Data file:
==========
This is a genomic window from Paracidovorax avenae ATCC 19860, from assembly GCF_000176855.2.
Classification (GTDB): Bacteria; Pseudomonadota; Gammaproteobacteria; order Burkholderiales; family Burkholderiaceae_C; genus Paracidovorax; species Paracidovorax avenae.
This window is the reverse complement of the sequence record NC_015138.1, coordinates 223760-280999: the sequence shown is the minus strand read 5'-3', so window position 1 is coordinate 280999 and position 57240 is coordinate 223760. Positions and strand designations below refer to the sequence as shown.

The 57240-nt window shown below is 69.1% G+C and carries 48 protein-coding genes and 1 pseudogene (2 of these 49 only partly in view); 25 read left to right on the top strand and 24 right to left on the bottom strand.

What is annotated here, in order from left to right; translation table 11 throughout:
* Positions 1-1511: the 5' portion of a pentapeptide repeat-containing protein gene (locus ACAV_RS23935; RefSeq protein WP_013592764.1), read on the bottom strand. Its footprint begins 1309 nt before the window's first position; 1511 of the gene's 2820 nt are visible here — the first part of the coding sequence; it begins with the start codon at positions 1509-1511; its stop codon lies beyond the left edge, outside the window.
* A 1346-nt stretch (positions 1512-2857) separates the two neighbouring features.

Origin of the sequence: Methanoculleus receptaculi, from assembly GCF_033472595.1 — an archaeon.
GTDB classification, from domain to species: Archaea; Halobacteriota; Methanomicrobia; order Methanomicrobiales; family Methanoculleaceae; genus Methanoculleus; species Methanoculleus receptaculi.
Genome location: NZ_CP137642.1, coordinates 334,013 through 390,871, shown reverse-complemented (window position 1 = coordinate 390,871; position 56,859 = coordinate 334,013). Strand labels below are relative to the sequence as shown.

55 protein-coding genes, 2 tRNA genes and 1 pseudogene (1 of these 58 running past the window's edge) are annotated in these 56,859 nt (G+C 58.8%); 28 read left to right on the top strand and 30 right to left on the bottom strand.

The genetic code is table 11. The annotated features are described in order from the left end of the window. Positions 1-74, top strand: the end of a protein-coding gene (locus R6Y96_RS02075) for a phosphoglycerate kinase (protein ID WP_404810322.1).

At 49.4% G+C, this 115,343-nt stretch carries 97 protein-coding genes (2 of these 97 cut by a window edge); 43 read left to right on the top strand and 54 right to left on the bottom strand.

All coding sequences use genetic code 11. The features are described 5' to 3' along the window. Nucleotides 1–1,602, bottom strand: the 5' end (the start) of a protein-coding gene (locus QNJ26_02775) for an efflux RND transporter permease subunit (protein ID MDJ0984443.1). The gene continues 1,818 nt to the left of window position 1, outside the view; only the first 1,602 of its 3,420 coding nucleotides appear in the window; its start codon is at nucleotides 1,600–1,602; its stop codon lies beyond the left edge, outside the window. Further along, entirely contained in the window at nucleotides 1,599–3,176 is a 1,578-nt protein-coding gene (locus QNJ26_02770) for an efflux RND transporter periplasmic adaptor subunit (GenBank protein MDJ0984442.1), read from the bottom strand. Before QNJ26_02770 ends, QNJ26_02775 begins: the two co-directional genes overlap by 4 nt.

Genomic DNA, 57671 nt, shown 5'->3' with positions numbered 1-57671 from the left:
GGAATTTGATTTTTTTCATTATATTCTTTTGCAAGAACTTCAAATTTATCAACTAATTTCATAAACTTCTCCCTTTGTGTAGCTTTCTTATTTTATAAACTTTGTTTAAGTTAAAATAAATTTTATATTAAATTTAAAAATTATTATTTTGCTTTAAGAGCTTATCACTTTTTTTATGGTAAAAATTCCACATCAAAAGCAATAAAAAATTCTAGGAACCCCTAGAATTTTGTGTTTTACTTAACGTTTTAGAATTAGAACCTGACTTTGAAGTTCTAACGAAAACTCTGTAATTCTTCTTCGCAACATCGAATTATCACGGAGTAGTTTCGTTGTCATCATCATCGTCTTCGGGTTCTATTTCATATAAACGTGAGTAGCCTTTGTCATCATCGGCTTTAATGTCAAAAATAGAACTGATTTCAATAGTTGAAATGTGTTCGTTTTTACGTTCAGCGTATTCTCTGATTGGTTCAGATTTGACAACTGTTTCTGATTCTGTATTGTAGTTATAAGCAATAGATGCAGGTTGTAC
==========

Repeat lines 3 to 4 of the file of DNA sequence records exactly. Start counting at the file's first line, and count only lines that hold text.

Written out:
This window is the reverse complement of the sequence record NC_015138.1, coordinates 223760-280999: the sequence shown is the minus strand read 5'-3', so window position 1 is coordinate 280999 and position 57240 is coordinate 223760. Positions and strand designations below refer to the sequence as shown.

The 57240-nt window shown below is 69.1% G+C and carries 48 protein-coding genes and 1 pseudogene (2 of these 49 only partly in view); 25 read left to right on the top strand and 24 right to left on the bottom strand.